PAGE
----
Aim for the Prize

“Do you not know that in a race all the runners run, but only one receives the prize? So run that you may obtain it.” 1 Corinthians 9:24


Not everyone understands running.

It’s not that they don’t understand the physical aspect of it. People know how to put one foot in front of the other and move in a forward motion.

Most people understand that anyway. Three year olds are a little iffy.

People often do not understand the desire to run. They make fun of those out jogging or when they know a runner they give them grief over it.

I get it though. Running is difficult. There’s nothing else to focus on, just your own breathing, and the sound of your feet against the pavement. When breathing becomes labored and legs start to ache, it is not easy to keep going.

Which is why it is so important to have a clear goal. While running a race, there is a prize at the end. While training for the race, the prize is always on your mind. Each run is one step closer to being able to claim the prize.

A runner will also set himself up for success by adapting disciplines to follow while training. One may go without soda for an extended period of time. The runner may restrict his diet, allowing his body the best chance for recovery and more sustainable energy.

Everything the runner does is in preparation to attain the prize.

Our journey of faith is the same. In a few different places, Scripture refers to our faith as a race. In the verse above, Paul says to run to obtain the prize.

Much like a runner we have to keep the prize in focus, or else we begin to wonder why we are running this race in the first place. Obstacles come up in life which can easily distract us. These obstacles sometimes seem to have a more instant prize and payoff. It can be easy to jump off the track and run to these distractions.

Eyes on the prize.

There are also obstacles which can hurt us. Painful events in our life pop up and can leave us wondering why we even started running in the first place.

Eyes on the prize.

Scripture also outlines a way of living God expects from us. Some people feel the rules are unfair. Some have begun to say they are for an old way of life and God does not expect us to follow them. However, we do not find that distinction in Scripture. So when we begin to wonder why we are keeping with these disciplines:

Eyes on the prize.

Running is not easy. Keeping the faith is not easy.

It is worth it though. Keep your eyes on the prize.

What is Family Friendly

A few days ago my wife and I came across an ad for an upcoming TV series.

We laughed. We liked the actors. There were a few cute moments in it. At the conclusion of the preview we turned to each other and declared, “We will definitely be watching that!”

We were into it.

As I thought back on the preview, a line popped back in my head. I replayed the video just to make sure I was remembering correctly. Sure enough, towards the end, the line flashed on the screen.

A new family comedy.


Almost immediately, the inner dialogue began in my head. It looks like a show my wife and I will enjoy but will it be one we can enjoy with our children? What age group of kids are they considering when saying it will be for families? Does “family comedy” mean the same thing to ABC that it means to me?

Important Questions.

I know the topic of what we as parents allow our children to partake in is a hot topic.

What is family friendly? What is alright for our kids to be enjoying?

Some families cut out TV altogether. I’ve had friends and family who have fallen into this category. People are quick to make fun of this option but I’ve never known the decision to be made in haste.

The media we consume has an effect on us, especially when we consume it passively. When we are not giving any thought to what we are watching or reading it begins to shape us. This is especially true for children who are still learning about the world.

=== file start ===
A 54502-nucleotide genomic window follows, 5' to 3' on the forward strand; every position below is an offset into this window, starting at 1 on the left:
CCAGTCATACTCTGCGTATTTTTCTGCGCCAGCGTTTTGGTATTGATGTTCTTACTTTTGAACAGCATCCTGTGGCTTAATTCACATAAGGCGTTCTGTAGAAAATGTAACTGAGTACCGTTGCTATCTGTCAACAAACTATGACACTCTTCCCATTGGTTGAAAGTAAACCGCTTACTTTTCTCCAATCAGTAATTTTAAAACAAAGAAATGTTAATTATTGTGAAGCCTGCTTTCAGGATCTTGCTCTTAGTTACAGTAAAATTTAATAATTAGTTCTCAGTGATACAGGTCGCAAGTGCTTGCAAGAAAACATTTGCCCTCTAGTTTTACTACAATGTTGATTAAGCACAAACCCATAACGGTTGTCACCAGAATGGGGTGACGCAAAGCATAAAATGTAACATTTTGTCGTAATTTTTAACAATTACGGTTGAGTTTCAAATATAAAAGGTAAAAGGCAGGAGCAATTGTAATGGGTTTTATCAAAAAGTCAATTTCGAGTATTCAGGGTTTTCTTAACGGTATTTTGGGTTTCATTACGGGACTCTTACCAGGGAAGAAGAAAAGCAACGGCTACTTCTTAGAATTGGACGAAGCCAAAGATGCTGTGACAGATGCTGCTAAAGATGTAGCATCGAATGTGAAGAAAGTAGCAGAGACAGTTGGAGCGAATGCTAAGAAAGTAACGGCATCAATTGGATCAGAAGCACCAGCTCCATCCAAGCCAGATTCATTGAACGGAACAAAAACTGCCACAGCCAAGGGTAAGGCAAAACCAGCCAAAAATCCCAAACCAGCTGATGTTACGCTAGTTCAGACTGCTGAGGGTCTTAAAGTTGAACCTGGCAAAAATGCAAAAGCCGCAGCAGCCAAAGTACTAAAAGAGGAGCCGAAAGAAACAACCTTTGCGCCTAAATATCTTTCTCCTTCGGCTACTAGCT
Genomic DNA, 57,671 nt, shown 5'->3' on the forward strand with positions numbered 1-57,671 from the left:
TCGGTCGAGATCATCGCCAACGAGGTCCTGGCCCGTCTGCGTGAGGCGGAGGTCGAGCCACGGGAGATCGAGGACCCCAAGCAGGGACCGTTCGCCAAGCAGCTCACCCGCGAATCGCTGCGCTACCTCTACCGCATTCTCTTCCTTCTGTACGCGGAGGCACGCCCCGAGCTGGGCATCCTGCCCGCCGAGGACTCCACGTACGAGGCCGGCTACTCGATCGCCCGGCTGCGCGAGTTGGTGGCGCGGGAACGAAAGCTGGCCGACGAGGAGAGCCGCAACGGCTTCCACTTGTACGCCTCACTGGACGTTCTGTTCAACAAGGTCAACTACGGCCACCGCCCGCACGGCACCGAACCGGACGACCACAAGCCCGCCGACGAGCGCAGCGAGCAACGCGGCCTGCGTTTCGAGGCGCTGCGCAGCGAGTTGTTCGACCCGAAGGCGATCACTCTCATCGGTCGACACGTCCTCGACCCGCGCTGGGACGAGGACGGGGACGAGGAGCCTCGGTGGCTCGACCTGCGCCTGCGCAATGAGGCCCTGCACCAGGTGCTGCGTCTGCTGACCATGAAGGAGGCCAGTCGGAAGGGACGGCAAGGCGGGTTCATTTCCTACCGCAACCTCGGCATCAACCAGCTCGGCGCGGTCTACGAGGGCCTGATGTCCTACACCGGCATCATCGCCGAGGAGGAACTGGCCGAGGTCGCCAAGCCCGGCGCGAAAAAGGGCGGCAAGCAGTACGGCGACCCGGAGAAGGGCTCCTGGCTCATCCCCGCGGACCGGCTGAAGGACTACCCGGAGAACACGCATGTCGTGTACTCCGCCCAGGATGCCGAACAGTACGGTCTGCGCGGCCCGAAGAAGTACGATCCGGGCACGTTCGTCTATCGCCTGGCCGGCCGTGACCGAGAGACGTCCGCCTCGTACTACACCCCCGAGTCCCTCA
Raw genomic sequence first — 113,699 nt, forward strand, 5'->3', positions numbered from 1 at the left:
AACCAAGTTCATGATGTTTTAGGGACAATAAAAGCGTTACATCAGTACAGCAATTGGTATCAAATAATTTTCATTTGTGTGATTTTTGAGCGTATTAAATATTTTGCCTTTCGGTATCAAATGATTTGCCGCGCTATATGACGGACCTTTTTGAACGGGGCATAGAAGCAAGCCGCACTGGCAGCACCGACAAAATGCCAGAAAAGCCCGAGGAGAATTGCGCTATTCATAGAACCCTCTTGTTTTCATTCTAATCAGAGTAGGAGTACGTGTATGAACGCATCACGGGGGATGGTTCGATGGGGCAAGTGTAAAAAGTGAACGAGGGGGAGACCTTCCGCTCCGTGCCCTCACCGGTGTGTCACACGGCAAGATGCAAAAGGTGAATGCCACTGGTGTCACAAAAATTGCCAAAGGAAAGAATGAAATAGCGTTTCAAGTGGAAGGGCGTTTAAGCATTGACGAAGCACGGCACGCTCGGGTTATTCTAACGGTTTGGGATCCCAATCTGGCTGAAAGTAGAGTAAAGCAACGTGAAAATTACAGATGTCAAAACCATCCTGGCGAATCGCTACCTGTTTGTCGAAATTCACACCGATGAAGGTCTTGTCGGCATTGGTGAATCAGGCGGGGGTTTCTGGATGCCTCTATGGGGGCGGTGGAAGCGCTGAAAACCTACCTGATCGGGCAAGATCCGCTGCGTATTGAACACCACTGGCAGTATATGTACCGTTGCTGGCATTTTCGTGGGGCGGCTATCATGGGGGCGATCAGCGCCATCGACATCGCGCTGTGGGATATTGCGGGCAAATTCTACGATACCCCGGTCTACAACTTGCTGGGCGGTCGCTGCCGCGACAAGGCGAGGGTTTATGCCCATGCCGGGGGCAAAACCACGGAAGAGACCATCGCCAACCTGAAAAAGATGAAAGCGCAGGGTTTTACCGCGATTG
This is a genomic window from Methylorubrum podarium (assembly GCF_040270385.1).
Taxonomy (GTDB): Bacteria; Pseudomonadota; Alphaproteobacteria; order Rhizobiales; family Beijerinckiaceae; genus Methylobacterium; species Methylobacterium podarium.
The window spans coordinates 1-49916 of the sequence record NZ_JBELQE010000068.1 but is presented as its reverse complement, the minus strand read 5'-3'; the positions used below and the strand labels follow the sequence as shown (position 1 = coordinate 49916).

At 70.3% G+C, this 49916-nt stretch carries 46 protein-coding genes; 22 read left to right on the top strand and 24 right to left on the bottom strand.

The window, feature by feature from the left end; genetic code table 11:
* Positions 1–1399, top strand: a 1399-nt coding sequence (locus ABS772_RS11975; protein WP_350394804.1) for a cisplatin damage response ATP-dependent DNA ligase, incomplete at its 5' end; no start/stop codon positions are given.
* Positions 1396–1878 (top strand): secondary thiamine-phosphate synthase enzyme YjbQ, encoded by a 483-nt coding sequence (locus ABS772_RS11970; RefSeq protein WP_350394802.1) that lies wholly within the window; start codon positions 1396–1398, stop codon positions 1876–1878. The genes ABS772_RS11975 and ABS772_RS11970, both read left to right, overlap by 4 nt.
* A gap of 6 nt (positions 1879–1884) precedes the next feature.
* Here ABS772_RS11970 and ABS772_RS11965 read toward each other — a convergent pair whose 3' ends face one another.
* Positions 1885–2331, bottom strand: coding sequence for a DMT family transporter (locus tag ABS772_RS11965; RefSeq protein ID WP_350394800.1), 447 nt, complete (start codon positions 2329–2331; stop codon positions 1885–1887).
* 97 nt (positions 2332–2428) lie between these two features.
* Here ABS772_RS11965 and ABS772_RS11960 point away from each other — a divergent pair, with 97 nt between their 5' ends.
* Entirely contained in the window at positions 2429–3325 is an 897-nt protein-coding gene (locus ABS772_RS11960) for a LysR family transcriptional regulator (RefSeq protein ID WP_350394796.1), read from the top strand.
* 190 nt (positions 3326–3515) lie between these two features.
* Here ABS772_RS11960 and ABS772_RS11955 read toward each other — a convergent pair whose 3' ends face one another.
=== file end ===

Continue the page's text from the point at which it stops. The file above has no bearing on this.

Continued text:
Some parents decide to preview kid shows before allowing their kids to watch. This way if there is content within the show the parent deems inappropriate they can then decide how to proceed. Should the child be kept from viewing the content at all? Or should the child be allowed to see the show followed by a discussion of what happened on screen?

I also know of some parents who take a back seat, passive approach to TV viewing. They never worry about what their kids are watching, how much, or what kind of content is shaping the mind of their child.

My parents definitely did not fall into this category. Had they known we were watching, “Dude, Where’s My Car?” at a friends house when we were in Jr High, they would not have been happy.

(The story actually continues. We had not told them where we were going so they had been worried and looking for us. So we ended up grounded from going outside and TV for about a week after that…and it was during the summer.)

What is okay for my kids to be watching?

As parents it is important for us to give thought to what our children are reading or watching. Otherwise someone, or something else will be raising your children. Here’s a few things to think about when it comes to media consumption.

Worldview. One thing which lurks below the surface of any form of media is a worldview. Every form of media has an underlying worldview. This post is being written as a result of my worldview. The more we read a particular worldview the more we are to let it shape us, especially when we are taking part in it without even realizing it. Be aware.

When watching or reading ask the question, “What is this trying to teach me about the world?”

Inappropriate material. Parents fall all over the place on what is too inappropriate for their children. While watching a show with a 5 year old is it okay for him to hear a string of four letter words? What about racial slurs? Sexual content? As stated before, the things we watch influence us and children are even more impressionable. Where will you draw the line?

It may seem nit-picky but its an important conversation to have with our spouses. Otherwise our kids are going to learn all about the world through media and we are going to get left behind.

Conversations on the go. This last one is ground breaking stuff, but talk to your kids. Ask them questions about what they are watching. After watching a show ask what they liked or didn’t like. Did they learn something?

Having regular, ongoing conversations with our kids helps to know what they are thinking and feeling. It helps us to parent better. And when kids know you are interested, they are more likely to come running when life starts getting hard.

So what is family friendly?

The line is never going to be the same for every family, but each family needs to have a line. It will help us to parent better and will keep the years and lessons from just ticking by.